I wish I could report that the Office is a thriving Interstate corridor business that rewards it’s dedicated clientele with satisfying multi-sensory experiences. This isn’t the case. The Office never quite got off the ground. I’m not sure it ever opened for business. Something was off from the start.
Some offices aren’t a good fit, but you don’t figure that out until you’re knee deep in the job. This Office started off with the all too clever and old school name where it sounded like a guy could tell his wife, “Honey, I’m at the Office” when he was actually at a strip club. Would she buy it? Not hardly when he arrived home stinking of gin with his tie askew and lipstick on his collar. If the Office actually opened it seemed like a short time before it closed for business. I watched the progress and lack of progress for this establishment because of the Interstate Ave location. When passing, I never missed a chance to look the place over and wonder about it.
Before it was known as the Office the building was home to a bar called U & I, again a clever name. If you’re trying to get people to stop at your business located on a busy street a catchy name seems necessary. U & I was a bar that also had shows. I thought their brilliant move was to have a jam band play an afterparty when The Other Ones, made up of members of the Grateful Dead, performed in town. This didn’t seem to be enough of a business model to keep the place afloat. In came the paint crew who inspired me when I saw them leave behind a snazzy paint job with maroon trim. There’s no other way to make improvements to the boxy exterior. I was curious to see what business would take the place of the bar.
It wasn’t exactly clear that the Office was a strip club until information was posted on the marquee. I can’t figure out if a strip club replacing a bar is a step up, a lateral move or some kind of devolution. I suppose it wouldn’t matter one way or the other to those who patronize this kind of establishment. Please pardon my conflicted condescension. Portland is full of strip clubs so one more is like icing on the cake that a stripper jumps out of, that is if they still do that these days. I have nothing against strip clubs. I retain a certain pride towards the one in my neighborhood. In the end and the beginning, the marquee never changed. Everyday seemed like an advertisement for Sinfire Sunday. I can get a vicarious thrill imagining being in the midst of DJ Dick Hennessy slabbing down platters for the Summer Strip Off all summer long. Naming an event “Sinfire Sunday” seems like a miraculous means of drumming up Sunday business. Yet again it was strange that I never saw evidence of the place being open. No one entered and dancers never gathered outside in skimpy outfits taking smoke breaks.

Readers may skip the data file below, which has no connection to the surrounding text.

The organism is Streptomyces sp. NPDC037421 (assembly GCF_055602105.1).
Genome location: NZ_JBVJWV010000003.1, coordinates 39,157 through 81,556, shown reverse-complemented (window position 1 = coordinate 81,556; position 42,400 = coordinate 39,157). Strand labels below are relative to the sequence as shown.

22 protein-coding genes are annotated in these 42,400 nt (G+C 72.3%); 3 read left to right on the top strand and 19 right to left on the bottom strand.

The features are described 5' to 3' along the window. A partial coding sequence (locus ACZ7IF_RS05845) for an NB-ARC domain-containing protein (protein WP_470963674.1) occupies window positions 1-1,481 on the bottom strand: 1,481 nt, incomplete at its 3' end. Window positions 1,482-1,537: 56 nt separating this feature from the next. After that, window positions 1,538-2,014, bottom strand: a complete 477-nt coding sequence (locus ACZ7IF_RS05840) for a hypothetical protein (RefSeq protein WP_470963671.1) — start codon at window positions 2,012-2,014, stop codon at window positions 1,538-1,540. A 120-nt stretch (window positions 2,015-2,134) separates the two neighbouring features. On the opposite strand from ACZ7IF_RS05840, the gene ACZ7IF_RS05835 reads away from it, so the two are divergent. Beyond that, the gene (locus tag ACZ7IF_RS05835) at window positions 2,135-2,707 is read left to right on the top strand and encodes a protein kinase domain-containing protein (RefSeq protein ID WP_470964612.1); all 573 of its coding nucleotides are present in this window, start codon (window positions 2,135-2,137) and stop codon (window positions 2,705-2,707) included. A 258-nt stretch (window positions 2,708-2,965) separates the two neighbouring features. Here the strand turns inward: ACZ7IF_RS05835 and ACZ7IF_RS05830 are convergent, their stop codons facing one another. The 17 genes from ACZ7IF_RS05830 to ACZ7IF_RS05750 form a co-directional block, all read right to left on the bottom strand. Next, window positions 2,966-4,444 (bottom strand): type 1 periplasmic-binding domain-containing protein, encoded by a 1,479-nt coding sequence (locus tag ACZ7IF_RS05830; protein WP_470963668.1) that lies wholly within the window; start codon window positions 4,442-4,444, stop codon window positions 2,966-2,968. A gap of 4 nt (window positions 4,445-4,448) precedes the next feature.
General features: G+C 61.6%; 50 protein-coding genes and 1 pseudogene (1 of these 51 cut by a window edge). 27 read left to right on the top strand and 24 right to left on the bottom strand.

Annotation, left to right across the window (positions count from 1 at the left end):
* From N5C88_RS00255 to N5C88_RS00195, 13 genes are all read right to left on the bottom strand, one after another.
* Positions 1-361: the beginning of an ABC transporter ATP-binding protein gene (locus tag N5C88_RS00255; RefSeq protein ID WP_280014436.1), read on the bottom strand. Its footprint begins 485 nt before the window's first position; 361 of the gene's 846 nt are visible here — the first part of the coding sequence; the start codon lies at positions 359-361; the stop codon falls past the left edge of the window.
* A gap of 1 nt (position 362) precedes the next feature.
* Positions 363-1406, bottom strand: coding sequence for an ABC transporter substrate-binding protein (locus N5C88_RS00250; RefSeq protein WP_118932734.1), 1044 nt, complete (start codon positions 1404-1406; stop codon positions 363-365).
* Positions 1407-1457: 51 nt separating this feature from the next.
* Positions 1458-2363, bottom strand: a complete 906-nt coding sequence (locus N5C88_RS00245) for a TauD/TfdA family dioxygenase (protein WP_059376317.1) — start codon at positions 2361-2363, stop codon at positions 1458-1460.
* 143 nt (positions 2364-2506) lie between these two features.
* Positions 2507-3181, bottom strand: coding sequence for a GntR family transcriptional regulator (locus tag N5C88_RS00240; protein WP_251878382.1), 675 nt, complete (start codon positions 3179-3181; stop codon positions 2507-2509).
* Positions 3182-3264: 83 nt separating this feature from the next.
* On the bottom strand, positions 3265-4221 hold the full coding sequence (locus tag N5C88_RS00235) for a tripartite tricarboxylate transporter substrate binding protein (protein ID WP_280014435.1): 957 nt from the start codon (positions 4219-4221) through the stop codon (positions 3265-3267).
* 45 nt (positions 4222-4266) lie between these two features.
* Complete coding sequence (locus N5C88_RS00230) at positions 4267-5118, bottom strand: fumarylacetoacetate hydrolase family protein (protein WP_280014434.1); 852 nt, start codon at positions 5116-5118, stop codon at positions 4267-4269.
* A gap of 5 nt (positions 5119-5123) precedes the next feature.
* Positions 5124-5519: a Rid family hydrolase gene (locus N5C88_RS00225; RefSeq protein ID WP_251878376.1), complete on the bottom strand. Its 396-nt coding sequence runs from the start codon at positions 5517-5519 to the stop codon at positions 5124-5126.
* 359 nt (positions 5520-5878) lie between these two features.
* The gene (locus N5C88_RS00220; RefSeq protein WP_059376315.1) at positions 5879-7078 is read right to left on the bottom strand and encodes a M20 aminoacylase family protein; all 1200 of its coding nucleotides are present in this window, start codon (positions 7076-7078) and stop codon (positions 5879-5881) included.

The place stayed dormant until it was attacked. It never recovered from being splashed with graffiti. Some time later the place was spruced and repainted but it didn’t reopen. The Office Too would have been a good name for such a resurrection. It would have offered us the opportunity to witness the triumphant return of DJ Dick Hennessy lofting a crate of 12” records above his head on his way to the DJ booth. How long it stayed clean I can’t say. I never thought to take a picture. It’s not the most photogenic building but it did have an air of class and even pride when it wasn’t awash with spray paint. Once again after it was cleaned up it became a canvas for more graffiti. As I took pictures it hit me: Rough day at the office. It seems to me that somebody had it out for the place. Maybe they didn’t like what they may have considered ugliness going on inside so they sought to add their own ugliness to the outside. Pure speculation on my part, but it leads me to hope for a better day when life, in any form, can return to the Office or whatever name it’s given in it’s next incarnation.
At press time I witnessed a man with a paint roller painting the outside of the building. I would have stopped to take pictures if I hadn’t been running late for work. That afternoon, the result of the labor was a spotty attempt to cover up graffiti. I have seen evidence of interior work being done to the inside of the Office. Keep reading the Portland Orbit for updates.